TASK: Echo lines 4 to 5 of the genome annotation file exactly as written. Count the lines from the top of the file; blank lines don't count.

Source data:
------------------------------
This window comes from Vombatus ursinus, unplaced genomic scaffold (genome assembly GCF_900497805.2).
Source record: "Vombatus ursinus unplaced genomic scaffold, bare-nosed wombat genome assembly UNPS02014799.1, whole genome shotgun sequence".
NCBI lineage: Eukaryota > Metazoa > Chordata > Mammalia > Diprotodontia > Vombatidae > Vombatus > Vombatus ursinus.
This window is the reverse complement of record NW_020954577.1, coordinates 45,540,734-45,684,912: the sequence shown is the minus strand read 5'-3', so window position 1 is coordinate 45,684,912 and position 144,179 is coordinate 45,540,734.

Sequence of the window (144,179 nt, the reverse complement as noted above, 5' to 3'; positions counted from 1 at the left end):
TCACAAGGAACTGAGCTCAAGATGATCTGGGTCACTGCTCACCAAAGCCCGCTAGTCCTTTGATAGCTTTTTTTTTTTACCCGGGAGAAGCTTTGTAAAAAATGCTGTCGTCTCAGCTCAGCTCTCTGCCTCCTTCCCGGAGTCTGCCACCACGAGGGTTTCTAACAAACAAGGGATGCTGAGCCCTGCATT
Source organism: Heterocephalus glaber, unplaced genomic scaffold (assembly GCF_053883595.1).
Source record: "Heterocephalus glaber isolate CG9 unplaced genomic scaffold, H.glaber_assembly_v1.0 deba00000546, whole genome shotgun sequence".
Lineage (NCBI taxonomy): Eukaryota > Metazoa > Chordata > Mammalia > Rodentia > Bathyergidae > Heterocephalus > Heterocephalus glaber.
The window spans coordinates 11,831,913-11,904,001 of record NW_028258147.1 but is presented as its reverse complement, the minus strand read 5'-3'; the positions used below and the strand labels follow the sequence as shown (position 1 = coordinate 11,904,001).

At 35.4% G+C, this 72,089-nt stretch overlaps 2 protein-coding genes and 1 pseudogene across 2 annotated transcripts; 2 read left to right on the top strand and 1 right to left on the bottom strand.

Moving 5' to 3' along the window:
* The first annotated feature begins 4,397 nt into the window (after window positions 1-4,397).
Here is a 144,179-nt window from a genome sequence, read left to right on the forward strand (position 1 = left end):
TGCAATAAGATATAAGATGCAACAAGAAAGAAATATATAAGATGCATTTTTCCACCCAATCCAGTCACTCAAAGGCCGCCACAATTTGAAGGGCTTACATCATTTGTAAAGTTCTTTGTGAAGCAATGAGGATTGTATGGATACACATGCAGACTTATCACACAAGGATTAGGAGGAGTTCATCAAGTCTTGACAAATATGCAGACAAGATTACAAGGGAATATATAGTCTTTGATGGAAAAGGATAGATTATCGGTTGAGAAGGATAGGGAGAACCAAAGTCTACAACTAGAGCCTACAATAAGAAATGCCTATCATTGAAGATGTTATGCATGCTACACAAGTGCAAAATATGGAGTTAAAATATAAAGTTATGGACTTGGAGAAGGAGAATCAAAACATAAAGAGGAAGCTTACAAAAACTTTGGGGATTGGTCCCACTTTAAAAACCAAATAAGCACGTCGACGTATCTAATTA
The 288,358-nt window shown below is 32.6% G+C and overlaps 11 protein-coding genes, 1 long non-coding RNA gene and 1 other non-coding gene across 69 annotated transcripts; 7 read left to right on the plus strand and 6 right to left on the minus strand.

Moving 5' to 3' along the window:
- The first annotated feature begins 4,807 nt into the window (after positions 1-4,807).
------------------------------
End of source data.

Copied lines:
This window is the reverse complement of record NW_020954577.1, coordinates 45,540,734-45,684,912: the sequence shown is the minus strand read 5'-3', so window position 1 is coordinate 45,684,912 and position 144,179 is coordinate 45,540,734.

Sequence of the window (144,179 nt, the reverse complement as noted above, 5' to 3'; positions counted from 1 at the left end):